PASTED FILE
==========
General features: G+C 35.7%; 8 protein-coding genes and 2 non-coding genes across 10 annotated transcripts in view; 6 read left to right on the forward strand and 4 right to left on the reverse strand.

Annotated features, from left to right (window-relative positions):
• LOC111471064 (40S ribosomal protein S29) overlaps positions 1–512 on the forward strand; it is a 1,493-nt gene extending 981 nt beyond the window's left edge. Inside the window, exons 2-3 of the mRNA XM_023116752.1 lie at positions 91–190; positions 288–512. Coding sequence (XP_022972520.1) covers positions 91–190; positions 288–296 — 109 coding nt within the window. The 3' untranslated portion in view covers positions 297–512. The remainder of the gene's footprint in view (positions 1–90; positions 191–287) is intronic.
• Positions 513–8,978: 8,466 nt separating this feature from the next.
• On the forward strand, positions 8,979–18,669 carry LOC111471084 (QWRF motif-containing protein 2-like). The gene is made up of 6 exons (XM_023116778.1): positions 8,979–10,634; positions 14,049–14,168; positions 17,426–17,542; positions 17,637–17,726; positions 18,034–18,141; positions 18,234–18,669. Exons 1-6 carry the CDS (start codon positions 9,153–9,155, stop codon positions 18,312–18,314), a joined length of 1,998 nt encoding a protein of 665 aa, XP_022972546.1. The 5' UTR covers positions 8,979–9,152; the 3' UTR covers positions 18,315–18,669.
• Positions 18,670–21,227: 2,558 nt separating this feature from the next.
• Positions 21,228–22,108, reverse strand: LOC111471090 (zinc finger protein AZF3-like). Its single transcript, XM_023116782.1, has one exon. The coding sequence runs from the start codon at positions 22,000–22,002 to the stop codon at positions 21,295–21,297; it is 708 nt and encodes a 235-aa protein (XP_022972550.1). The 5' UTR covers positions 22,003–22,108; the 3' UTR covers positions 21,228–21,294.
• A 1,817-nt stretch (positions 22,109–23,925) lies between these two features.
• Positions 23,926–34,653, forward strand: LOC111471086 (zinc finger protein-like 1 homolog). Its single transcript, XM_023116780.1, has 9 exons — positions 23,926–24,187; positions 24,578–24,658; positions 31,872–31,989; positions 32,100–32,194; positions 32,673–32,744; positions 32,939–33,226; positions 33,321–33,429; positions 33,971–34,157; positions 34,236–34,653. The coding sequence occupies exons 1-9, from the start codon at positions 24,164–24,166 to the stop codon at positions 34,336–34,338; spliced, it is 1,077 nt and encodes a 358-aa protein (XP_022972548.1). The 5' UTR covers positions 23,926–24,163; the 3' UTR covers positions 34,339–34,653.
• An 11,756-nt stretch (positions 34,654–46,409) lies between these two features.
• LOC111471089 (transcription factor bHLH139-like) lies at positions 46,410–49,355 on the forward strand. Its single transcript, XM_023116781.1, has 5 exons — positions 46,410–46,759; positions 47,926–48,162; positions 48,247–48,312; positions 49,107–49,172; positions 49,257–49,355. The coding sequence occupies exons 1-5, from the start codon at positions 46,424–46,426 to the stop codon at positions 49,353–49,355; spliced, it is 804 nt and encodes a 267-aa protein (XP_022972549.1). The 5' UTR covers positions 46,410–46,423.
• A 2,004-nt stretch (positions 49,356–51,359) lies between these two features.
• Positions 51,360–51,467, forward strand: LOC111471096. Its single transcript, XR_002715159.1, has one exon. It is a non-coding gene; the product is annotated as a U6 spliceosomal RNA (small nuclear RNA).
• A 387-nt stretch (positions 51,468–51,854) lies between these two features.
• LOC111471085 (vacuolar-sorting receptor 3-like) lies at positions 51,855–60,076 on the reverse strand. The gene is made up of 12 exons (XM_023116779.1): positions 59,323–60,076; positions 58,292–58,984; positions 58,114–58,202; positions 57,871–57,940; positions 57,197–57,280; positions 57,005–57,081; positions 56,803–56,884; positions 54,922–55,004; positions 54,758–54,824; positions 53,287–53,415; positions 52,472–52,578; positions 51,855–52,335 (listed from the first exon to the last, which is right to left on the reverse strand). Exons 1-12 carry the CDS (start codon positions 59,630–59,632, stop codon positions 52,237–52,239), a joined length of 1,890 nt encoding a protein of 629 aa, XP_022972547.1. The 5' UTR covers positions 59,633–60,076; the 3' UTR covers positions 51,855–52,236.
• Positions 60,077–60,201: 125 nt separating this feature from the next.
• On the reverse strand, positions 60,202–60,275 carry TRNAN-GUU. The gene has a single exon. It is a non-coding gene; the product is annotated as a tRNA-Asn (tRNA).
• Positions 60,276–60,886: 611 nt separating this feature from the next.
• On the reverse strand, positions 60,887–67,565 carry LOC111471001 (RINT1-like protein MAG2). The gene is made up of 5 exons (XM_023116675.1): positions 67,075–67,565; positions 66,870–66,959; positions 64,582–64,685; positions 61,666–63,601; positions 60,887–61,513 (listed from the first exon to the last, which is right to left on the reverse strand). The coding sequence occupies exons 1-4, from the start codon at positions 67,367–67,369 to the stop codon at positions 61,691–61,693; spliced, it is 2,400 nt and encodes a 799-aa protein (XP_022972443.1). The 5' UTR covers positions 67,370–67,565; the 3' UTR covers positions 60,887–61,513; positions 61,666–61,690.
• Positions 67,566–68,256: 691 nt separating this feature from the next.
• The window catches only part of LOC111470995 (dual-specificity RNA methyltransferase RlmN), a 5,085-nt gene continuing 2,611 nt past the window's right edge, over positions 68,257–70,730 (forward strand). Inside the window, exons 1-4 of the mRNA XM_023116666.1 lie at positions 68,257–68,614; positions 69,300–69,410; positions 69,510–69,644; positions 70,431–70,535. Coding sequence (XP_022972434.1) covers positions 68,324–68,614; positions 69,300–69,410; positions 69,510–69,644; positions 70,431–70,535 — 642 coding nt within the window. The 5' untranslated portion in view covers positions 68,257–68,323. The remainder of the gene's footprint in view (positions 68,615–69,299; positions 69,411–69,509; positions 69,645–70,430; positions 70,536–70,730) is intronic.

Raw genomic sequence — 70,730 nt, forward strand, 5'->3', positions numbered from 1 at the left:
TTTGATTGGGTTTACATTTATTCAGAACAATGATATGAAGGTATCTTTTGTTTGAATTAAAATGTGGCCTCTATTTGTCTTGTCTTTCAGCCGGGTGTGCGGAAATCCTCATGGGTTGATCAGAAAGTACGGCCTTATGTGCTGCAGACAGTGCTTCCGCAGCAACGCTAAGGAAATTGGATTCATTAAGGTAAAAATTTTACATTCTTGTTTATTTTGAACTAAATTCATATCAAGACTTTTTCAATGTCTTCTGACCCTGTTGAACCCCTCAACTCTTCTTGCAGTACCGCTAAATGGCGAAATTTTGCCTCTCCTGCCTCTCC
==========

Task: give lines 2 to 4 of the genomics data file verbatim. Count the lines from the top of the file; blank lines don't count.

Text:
Annotated features, from left to right (window-relative positions):
• LOC111471064 (40S ribosomal protein S29) overlaps positions 1–512 on the forward strand; it is a 1,493-nt gene extending 981 nt beyond the window's left edge. Inside the window, exons 2-3 of the mRNA XM_023116752.1 lie at positions 91–190; positions 288–512. Coding sequence (XP_022972520.1) covers positions 91–190; positions 288–296 — 109 coding nt within the window. The 3' untranslated portion in view covers positions 297–512. The remainder of the gene's footprint in view (positions 1–90; positions 191–287) is intronic.
• Positions 513–8,978: 8,466 nt separating this feature from the next.